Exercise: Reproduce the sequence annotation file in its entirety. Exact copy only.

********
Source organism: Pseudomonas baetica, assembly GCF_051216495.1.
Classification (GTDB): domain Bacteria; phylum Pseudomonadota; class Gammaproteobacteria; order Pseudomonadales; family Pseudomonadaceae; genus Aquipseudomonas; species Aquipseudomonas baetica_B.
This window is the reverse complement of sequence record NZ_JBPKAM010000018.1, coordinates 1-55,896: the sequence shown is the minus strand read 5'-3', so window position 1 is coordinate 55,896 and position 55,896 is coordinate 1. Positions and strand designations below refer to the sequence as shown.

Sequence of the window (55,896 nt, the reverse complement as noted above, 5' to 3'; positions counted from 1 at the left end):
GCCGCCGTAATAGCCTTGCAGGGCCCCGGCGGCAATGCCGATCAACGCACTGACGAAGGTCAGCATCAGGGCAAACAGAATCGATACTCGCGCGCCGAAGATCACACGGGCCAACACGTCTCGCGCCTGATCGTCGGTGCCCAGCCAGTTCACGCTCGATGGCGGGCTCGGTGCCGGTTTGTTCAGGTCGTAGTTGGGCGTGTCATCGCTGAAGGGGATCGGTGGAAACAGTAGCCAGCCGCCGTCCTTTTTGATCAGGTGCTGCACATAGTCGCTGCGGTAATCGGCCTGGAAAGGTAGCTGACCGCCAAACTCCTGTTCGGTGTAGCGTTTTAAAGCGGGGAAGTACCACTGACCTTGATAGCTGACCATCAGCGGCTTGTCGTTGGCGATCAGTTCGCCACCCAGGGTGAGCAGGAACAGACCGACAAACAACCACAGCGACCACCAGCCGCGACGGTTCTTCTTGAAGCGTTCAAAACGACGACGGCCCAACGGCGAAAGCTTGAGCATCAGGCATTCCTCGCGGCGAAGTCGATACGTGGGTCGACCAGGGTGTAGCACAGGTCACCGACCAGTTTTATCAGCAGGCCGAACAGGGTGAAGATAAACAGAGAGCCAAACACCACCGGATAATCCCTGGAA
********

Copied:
Source organism: Pseudomonas baetica, assembly GCF_051216495.1.
Classification (GTDB): domain Bacteria; phylum Pseudomonadota; class Gammaproteobacteria; order Pseudomonadales; family Pseudomonadaceae; genus Aquipseudomonas; species Aquipseudomonas baetica_B.
This window is the reverse complement of sequence record NZ_JBPKAM010000018.1, coordinates 1-55,896: the sequence shown is the minus strand read 5'-3', so window position 1 is coordinate 55,896 and position 55,896 is coordinate 1. Positions and strand designations below refer to the sequence as shown.

Sequence of the window (55,896 nt, the reverse complement as noted above, 5' to 3'; positions counted from 1 at the left end):
GCCGCCGTAATAGCCTTGCAGGGCCCCGGCGGCAATGCCGATCAACGCACTGACGAAGGTCAGCATCAGGGCAAACAGAATCGATACTCGCGCGCCGAAGATCACACGGGCCAACACGTCTCGCGCCTGATCGTCGGTGCCCAGCCAGTTCACGCTCGATGGCGGGCTCGGTGCCGGTTTGTTCAGGTCGTAGTTGGGCGTGTCATCGCTGAAGGGGATCGGTGGAAACAGTAGCCAGCCGCCGTCCTTTTTGATCAGGTGCTGCACATAGTCGCTGCGGTAATCGGCCTGGAAAGGTAGCTGACCGCCAAACTCCTGTTCGGTGTAGCGTTTTAAAGCGGGGAAGTACCACTGACCTTGATAGCTGACCATCAGCGGCTTGTCGTTGGCGATCAGTTCGCCACCCAGGGTGAGCAGGAACAGACCGACAAACAACCACAGCGACCACCAGCCGCGACGGTTCTTCTTGAAGCGTTCAAAACGACGACGGCCCAACGGCGAAAGCTTGAGCATCAGGCATTCCTCGCGGCGAAGTCGATACGTGGGTCGACCAGGGTGTAGCACAGGTCACCGACCAGTTTTATCAGCAGGCCGAACAGGGTGAAGATAAACAGAGAGCCAAACACCACCGGATAATCCCTGGAA